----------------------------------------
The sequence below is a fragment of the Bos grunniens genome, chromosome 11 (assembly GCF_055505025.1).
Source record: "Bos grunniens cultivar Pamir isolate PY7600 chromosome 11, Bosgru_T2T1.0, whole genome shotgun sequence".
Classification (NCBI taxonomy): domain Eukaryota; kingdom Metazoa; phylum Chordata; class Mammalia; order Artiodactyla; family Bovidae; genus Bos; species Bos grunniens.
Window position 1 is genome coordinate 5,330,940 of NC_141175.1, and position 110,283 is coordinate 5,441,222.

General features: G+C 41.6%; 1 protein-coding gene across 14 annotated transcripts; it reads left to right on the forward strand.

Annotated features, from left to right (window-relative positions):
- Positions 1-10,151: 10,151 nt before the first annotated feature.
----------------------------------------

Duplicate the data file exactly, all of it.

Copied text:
The sequence below is a fragment of the Bos grunniens genome, chromosome 11 (assembly GCF_055505025.1).
Source record: "Bos grunniens cultivar Pamir isolate PY7600 chromosome 11, Bosgru_T2T1.0, whole genome shotgun sequence".
Classification (NCBI taxonomy): domain Eukaryota; kingdom Metazoa; phylum Chordata; class Mammalia; order Artiodactyla; family Bovidae; genus Bos; species Bos grunniens.
Window position 1 is genome coordinate 5,330,940 of NC_141175.1, and position 110,283 is coordinate 5,441,222.

General features: G+C 41.6%; 1 protein-coding gene across 14 annotated transcripts; it reads left to right on the forward strand.

Annotated features, from left to right (window-relative positions):
- Positions 1-10,151: 10,151 nt before the first annotated feature.